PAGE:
• Thu
  • Dec 18, 2014
  • Updated: 8:37am
NewsChina
DIPLOMACY

Warm welcome for Tokyo governor Yoichi Masuzoe may help ties

PUBLISHED : Saturday, 26 April, 2014, 5:30am
UPDATED : Saturday, 26 April, 2014, 5:30am
 

Former state councillor Tang Jiaxuan called on Tokyo and Beijing to take steps to improve their tense ties as he met Tokyo Governor Yoichi Masuzoe.

Tang greeted Masuzoe "on behalf of the Chinese government" when Masuzoe arrived in Beijing on Thursday for a three-day visit, a gesture seen as a bid to show Beijing's willingness to ease tensions triggered by territorial disputes in the East China Sea.

He said he hoped Masuzoe's trip would "help resume exchanges between Tokyo and Beijing", according to Kyoto News.

Both sides are aware that something detrimental may happen
Professor Zhou Yongsheng

Masuzoe, who is visiting at the invitation of Beijing Mayor Wang Anshun , told Tang he would report the outcome of his trip to Japanese Prime Minister Shinzo Abe.

Masuzoe's trip is the latest local or lower-level visit between the two nations in recent weeks after high-level exchanges were put on hold following Abe's last visit to the controversial Yasukuni Shrine that honours Japanese war criminals. The visit prompted Beijing to name Abe an "unwelcome" person.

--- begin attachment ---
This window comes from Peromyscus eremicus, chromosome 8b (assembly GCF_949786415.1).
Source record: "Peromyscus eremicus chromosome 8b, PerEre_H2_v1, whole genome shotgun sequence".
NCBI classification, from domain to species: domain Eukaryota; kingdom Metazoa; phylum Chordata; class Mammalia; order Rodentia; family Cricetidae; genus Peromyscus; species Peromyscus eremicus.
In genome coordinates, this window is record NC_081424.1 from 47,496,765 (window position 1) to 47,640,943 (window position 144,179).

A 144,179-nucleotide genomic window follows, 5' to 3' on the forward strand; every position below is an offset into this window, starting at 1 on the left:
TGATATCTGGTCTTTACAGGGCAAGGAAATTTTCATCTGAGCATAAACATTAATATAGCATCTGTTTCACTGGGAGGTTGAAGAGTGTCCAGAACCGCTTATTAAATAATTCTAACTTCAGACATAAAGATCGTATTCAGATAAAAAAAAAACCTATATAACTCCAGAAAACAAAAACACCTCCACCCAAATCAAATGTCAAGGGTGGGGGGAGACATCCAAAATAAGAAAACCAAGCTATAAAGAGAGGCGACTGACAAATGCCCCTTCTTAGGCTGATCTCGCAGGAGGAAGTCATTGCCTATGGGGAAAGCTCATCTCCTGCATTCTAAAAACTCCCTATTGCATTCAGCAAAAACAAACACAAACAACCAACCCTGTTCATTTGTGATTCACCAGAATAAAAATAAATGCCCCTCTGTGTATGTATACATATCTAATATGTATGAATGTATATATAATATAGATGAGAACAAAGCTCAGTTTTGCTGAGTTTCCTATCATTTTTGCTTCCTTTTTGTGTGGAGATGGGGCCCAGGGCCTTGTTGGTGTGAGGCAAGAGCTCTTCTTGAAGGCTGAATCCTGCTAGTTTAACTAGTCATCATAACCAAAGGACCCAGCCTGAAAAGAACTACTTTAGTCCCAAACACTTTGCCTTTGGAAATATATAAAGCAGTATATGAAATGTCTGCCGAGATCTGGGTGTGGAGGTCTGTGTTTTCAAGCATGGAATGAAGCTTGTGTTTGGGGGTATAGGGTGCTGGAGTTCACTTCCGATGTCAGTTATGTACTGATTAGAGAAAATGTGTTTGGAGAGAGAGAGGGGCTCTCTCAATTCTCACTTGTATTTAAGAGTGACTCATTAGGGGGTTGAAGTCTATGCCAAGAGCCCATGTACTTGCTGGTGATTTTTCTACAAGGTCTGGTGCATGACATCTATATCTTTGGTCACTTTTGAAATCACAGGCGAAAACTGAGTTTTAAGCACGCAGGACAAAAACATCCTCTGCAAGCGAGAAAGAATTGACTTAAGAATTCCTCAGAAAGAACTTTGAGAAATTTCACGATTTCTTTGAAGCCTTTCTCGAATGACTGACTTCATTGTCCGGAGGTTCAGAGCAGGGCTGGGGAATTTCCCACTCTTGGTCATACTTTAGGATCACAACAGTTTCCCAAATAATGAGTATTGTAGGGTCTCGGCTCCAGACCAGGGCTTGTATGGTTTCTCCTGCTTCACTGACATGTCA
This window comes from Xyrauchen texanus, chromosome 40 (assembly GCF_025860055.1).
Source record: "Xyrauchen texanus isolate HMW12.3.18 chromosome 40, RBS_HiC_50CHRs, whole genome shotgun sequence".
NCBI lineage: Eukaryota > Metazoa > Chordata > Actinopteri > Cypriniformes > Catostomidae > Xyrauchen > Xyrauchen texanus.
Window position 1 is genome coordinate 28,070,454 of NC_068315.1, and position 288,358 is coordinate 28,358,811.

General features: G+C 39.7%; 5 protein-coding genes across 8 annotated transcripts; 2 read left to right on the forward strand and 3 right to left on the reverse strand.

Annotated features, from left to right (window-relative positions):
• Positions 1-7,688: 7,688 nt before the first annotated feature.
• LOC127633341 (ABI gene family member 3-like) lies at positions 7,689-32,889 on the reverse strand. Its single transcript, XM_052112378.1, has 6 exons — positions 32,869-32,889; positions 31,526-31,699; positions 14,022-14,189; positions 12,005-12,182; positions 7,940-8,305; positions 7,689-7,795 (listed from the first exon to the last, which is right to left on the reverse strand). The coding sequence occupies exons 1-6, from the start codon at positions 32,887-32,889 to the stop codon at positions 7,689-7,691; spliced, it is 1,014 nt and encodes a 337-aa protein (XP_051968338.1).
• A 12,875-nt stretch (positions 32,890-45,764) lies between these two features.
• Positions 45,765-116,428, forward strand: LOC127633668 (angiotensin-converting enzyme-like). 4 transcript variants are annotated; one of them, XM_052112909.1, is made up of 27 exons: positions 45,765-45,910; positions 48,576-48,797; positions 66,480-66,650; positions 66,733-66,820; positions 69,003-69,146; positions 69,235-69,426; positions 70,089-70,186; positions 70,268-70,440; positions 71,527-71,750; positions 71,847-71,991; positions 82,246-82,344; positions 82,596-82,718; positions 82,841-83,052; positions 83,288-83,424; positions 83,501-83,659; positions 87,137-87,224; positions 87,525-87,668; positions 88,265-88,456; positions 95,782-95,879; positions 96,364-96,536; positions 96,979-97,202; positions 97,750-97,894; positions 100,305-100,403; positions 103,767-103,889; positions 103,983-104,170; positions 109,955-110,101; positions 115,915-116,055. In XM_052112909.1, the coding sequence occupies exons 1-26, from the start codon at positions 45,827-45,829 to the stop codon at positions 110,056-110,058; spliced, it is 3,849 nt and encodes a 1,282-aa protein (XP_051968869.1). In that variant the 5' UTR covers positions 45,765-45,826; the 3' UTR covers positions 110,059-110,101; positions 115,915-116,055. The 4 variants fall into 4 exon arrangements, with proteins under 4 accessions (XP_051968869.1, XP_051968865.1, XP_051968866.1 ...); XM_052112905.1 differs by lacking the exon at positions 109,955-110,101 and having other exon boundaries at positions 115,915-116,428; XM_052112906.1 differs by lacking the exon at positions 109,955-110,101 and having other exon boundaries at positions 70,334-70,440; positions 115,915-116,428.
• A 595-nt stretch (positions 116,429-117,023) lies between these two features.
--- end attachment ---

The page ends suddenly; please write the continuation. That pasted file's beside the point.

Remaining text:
The Tokyo governor yesterday visited the National Stadium, also known as the "Bird's Nest", which hosted the 2008 Olympics. Tokyo is preparing to host the 2020 Olympics.

There the governor met Wang and Li Xiaolin, president of the Chinese People's Association for Friendship with Foreign Countries.

Zhou Yongsheng, a professor at China Foreign Affairs University, said Tang's welcome indicated that Beijing regarded the visit as important to restoring warmer ties.

"Tang is retired, and it implies that China is actually giving a higher-level reception when he says he is representing the government," Zhou said.

"Both sides are aware that something detrimental may happen if their relationship continues to remain tense."

Ties have plummeted over territorial disputes over the Diaoyu Islands, called the Senkakus by Japan, with both nations boosting their military presence in the East China Sea.

In signs that both nations are exploring ways to lower simmering tensions, Hu Deping , son of late Communist Party general secretary Hu Yaobang , met Abe to exchange views on the relationship during a week-long visit to Japan earlier this month.

Vice-Premier Wang Yang also received a Japanese delegation led by retired politician Yohei Kono on April 15. Wang told the delegation that China was serious about improving ties with Japan and hoped the Japanese business sector could help.

Professor Lian Degui, of the Shanghai Institute for International Studies, said Beijing was aiming to expand local-level ties.

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